The Ijaw Youths Congress (IYC) today told the Federal Government that the insurgency and youth restiveness in the Niger Delta region cannot be effectively brought to an end unless the critical questions of resource control and development were sorted out.
Udengs Eradiri, President of the Ijaw Youths Congress, stated this during this year’s annual Major Isaac Adaka Boro anniversary, held in Effunrun, Delta state. He also said the first step to get any form of dialogue with the people of the Niger Delta was the opening of the Maritime University, Okerenkoko, Delta State.
The lead speaker at the event, Tony Uranta, charged the Federal Government to not terminate the Amnesty Programme, initiated by the the Yar’Adua’s administration. Doing so would worsen the ever-growing restiveness in the region.
In his address, Mr Eradiri said the only reason there were groups like the Niger Delta Avengers, was because the same issues that Adaka Boro fought against in his days are still very much around in today’s Nigeria. He remarked:
“The same issues for which Adaka Boro and Ken Sarowiwa were killed are the same issues the Avengers are raising. There are no Avengers anywhere. Settle these issues and the avengers would fizzle away.”
“People have started discussing. There was a meeting in Abuja Wednesday but I told them that such meeting would not work. If they want us to talk, they must first open the Maritime University and start admitting students, then we would now sit and talk.”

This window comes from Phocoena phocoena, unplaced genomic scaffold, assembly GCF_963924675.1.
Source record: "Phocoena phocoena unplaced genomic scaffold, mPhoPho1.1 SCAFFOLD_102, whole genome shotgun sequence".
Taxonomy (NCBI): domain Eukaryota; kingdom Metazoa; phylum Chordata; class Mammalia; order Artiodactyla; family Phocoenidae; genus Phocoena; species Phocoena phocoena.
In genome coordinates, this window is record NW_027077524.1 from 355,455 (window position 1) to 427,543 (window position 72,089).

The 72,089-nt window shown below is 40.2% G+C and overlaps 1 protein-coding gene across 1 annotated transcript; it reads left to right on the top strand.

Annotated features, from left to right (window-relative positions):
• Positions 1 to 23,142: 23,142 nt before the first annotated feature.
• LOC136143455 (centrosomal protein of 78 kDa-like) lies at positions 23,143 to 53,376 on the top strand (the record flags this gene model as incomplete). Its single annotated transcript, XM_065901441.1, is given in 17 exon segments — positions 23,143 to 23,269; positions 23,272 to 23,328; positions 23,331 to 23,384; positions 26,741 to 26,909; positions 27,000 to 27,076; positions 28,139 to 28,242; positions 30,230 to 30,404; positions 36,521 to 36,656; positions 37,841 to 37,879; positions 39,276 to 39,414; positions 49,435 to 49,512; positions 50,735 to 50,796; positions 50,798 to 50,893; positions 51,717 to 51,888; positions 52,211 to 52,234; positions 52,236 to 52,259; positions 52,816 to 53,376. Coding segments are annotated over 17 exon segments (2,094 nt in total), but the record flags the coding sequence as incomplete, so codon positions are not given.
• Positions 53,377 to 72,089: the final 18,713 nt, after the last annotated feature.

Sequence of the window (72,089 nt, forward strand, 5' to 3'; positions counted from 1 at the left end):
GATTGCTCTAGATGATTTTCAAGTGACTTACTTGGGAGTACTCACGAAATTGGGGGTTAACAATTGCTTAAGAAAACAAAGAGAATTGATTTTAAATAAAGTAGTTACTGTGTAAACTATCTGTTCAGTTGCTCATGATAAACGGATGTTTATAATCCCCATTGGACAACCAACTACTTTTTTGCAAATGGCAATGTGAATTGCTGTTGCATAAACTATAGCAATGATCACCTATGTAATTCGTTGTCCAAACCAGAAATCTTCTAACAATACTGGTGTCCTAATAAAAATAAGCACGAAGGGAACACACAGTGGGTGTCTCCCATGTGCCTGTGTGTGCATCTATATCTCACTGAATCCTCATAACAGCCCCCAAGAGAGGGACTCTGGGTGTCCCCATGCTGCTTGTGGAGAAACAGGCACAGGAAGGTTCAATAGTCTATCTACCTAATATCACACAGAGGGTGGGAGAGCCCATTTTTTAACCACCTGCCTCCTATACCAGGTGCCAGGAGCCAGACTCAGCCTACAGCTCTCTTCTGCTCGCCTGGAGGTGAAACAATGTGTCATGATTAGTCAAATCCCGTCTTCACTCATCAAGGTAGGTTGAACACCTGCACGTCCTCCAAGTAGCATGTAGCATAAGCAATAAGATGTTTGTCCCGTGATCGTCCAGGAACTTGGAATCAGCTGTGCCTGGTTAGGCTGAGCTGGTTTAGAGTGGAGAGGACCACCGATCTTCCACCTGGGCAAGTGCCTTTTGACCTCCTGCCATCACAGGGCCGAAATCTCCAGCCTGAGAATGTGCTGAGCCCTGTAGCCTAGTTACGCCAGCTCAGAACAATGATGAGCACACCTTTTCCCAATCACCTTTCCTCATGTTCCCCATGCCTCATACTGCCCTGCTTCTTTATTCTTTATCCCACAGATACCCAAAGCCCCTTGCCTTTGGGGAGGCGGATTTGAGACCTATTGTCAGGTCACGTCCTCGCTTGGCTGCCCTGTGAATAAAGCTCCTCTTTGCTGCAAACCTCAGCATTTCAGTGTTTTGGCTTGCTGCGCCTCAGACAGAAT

The lead speaker at the event, Mr Uranta, opined that time was not ripe for the federal government to terminate the Amnesty Programme. He noted that doing so would only be helping in building an army of discontent youth in the region. His words:
“Government must reassure the people of the Niger Delta that it is not yet ready to terminate the Amnesty Programme as there are still a lot of people yet to go for training.
“If you don’t engage these people, you are building up an army of discontent and the government must restructure Nigeria to a true federalism.”
Co-speaker at the event and rights activist, Annkio Briggs, while condemning the Federal Government for the way and manner it is handling the agitations of the region clarified:
“What the people of the Niger Delta region are asking for is self determination. This is different from self succession. We want to own our resources and states should be allowed to explore their own resources while paying tax to the federal government.”